This content, written by John O’Keeffe, was initially posted in Looker Blog on May 23, 2019. The content is subject to limited support.
GDPR was the four-letter acronym you couldn’t get away from last year. And while the regulatory deadline of 25 May 2018 has been and passed, the impact of GDPR continues to be a key topic of conversation of many CIOs; drives for compliance and the fear of fines and reputational damage remain front of mind.
Despite the GDPR now being in full force, many are still on the journey to compliance. Getting to a place where you’re confident there’s no data sprawl, everyone’s singing from the same data ‘hymn sheet’ and there’s one single source of truth has been — and still is — a significant challenge for many enterprises.
While still a business challenge, GDPR should be viewed as just another market condition, and shouldn’t be seen as a barrier to creating a data-driven culture across an organisation. Rather, it should be positioned as a regulation driving data empowerment, so long as there is tech in place to enable compliant practices. Fostering this environment isn’t without its challenges, though, particularly for enterprises balancing the complex data architectures — such as hybrid and multicloud environments.
Indeed, in the first nine months since the GDPR was implemented, we’ve already seen over , and over 144,000 complaints from individuals and 89,000 breach notifications in the European Economic Area, as of May 2019.
Given the number of incidents and fines reported recently, one might consider this number fairly low, compared to some of the media rhetoric in the build-up to May 25, 2018. This may be because many organisations reported significant data breaches just prior to the GDPR deadline — meaning they were only subjected to the maximum fines in place before the legislation came into play (a maximum fine of £500,000 from the Information Commissioner’s Office in the UK, for example). It’s likely also influenced by regulators finding easy issues as a means to reinforce the importance of data protection compliance. We’re therefore anticipating the second year of GDPR ‘in action’ to see an uptick in investigations, new guidance and fines measures taken against organisations found not to be compliant.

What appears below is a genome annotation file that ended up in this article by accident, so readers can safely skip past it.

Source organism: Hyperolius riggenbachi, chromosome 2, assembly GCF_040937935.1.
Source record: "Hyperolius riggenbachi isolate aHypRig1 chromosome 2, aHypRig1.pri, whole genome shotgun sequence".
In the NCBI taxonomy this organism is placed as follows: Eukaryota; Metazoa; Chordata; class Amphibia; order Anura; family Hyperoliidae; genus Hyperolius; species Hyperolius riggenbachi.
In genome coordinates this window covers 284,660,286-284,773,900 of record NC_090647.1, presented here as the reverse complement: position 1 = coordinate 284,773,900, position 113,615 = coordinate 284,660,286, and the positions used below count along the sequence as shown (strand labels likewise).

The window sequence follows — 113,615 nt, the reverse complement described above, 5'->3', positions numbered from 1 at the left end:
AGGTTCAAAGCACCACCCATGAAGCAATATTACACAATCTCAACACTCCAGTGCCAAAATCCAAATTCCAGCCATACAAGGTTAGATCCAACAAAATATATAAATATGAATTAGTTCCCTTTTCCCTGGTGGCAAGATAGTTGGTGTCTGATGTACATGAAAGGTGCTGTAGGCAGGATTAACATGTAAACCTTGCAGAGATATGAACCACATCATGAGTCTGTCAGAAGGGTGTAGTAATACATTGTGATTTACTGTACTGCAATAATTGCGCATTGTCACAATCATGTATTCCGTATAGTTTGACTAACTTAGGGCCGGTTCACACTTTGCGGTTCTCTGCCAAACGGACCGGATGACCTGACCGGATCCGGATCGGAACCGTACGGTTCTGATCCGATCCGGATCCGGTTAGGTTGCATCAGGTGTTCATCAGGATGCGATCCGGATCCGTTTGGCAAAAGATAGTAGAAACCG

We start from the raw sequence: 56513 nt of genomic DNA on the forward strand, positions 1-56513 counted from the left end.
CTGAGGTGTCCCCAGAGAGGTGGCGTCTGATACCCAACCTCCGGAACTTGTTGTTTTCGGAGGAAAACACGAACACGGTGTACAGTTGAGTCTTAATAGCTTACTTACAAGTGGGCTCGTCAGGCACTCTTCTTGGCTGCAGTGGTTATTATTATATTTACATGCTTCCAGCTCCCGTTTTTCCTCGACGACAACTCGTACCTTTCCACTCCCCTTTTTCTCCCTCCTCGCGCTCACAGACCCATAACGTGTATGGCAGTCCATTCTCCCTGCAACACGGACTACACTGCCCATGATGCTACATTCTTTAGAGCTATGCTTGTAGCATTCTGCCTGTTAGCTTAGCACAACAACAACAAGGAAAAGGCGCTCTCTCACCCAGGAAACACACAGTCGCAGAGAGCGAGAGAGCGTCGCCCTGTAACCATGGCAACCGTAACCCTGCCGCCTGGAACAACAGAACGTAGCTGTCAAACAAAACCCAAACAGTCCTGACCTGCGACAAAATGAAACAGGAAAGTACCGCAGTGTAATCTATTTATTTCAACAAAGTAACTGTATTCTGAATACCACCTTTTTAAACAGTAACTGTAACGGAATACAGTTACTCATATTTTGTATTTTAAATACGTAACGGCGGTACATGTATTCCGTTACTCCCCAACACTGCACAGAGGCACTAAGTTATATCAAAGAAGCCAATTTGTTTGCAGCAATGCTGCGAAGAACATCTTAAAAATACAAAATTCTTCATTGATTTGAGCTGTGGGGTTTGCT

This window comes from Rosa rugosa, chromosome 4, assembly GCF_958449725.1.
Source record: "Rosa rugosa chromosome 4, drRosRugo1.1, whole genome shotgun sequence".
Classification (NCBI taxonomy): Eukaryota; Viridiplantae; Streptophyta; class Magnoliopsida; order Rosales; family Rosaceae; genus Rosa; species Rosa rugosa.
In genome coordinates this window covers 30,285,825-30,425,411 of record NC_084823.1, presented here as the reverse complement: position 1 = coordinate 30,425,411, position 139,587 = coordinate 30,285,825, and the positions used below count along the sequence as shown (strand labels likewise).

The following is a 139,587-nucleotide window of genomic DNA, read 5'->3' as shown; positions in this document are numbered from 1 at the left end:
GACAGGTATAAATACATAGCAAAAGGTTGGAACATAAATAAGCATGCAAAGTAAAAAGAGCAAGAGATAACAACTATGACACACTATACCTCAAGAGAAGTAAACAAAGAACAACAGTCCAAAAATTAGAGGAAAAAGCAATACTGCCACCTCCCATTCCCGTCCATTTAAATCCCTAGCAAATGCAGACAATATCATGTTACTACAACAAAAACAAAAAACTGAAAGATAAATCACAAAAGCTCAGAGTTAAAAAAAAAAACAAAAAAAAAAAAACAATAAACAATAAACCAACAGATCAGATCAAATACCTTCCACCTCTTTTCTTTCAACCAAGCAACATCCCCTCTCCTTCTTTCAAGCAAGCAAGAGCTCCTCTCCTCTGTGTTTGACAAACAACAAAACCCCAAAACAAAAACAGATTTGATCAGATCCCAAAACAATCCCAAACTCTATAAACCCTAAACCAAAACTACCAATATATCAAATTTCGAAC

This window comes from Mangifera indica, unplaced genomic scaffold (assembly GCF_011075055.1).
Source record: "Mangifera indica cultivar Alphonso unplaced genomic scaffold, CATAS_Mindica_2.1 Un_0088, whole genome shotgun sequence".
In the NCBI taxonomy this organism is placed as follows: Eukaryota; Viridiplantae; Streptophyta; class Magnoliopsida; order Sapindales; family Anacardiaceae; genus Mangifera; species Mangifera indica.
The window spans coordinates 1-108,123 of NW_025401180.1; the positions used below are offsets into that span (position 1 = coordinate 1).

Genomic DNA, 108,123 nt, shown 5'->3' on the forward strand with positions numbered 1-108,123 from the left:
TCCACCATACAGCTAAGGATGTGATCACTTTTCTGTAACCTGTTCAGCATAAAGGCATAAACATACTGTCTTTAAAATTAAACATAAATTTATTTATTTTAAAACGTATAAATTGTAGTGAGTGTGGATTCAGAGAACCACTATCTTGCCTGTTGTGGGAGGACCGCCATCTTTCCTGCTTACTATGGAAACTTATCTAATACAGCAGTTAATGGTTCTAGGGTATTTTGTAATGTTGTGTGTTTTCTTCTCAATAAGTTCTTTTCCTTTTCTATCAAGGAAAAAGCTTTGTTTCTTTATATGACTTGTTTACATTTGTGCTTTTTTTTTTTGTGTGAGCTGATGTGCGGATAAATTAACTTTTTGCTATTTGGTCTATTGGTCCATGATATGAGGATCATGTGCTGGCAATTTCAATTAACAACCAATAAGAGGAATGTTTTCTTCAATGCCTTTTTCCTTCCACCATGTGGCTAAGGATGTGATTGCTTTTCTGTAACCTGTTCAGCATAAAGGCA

Maintaining GDPR compliance
For that reason, it has never been more important for organisations to review their data handling and security processes regularly, ensuring policies and processes put in place prior to 25th May 2018 are still being carried out properly.
With access to data storage becoming so inexpensive, easy and accessible in recent years, the instinct has been for businesses to hoard any and all data they can get their hands on. In many cases, this has generated results in the form of new insights that never would have been uncovered otherwise.
However, this has also resulted in businesses housing huge volumes of data, some of which isn’t being used at all, and the rest of which is often duplicated across many locations. This ‘data sprawl’ makes it hard for enterprises to even understand what exactly they’re storing, let alone where it is, how it’s being accessed or how to respond to data subject access or deletion requests. This sprawl can potentially increase risk to the business and to individuals.
Organisations seeking to achieve GDPR compliance may have tackled this issue prior to the deadline, but they’ll need to ensure the right strategies, processes and technologies are in place to maintain this position moving forwards.
Three guiding principles for GDPR compliance
The likes of GDPR, and other privacy regulations on the horizon, aren’t going anywhere — so here are three guiding principles you can adopt as part of your overall data strategy to help drive long-term compliance:
Data governance involves the people, processes, and technologies required to create a consistent and proper handling of an organisation’s data across the business. Companies must maintain current documentation of their data supply chain from time of collection to erasure, such as data flow maps and data inventories.
Privacy by design and data retention
Today, the average enterprise relies on over a thousand cloud software applications — each of which require access to real-time data — from sales CRM to ERP and marketing tech. Yet for many, they lack a platform that can take this data, analyse it in the context of where it resides and deliver impactful, insightful information in one, centralised location — avoiding such data sprawl.
Centralising an organization’s data is the most efficient way of documenting where data lives and is used, while providing the capability to substantially increase data analysis effectiveness and speed.
Monitoring and auditing
Monitoring data and data access is critical to GDPR compliance. This ties with who has access to personal data and why the data has been collected and will be used by your organisation. Once you’ve set controls about who — both internal and third party vendors — can have data access and why, you can then monitor to prevent unauthorised access by individuals, and make sure they are not improperly accessing or misusing personal data.
Following these practices will support your ability to deliver regular business insights when maintaining compliance with data protection legislation. While it may sound ambitious, centralised data, a single source of truth and regulatory compliance are all simultaneously achievable with the right platform in place.
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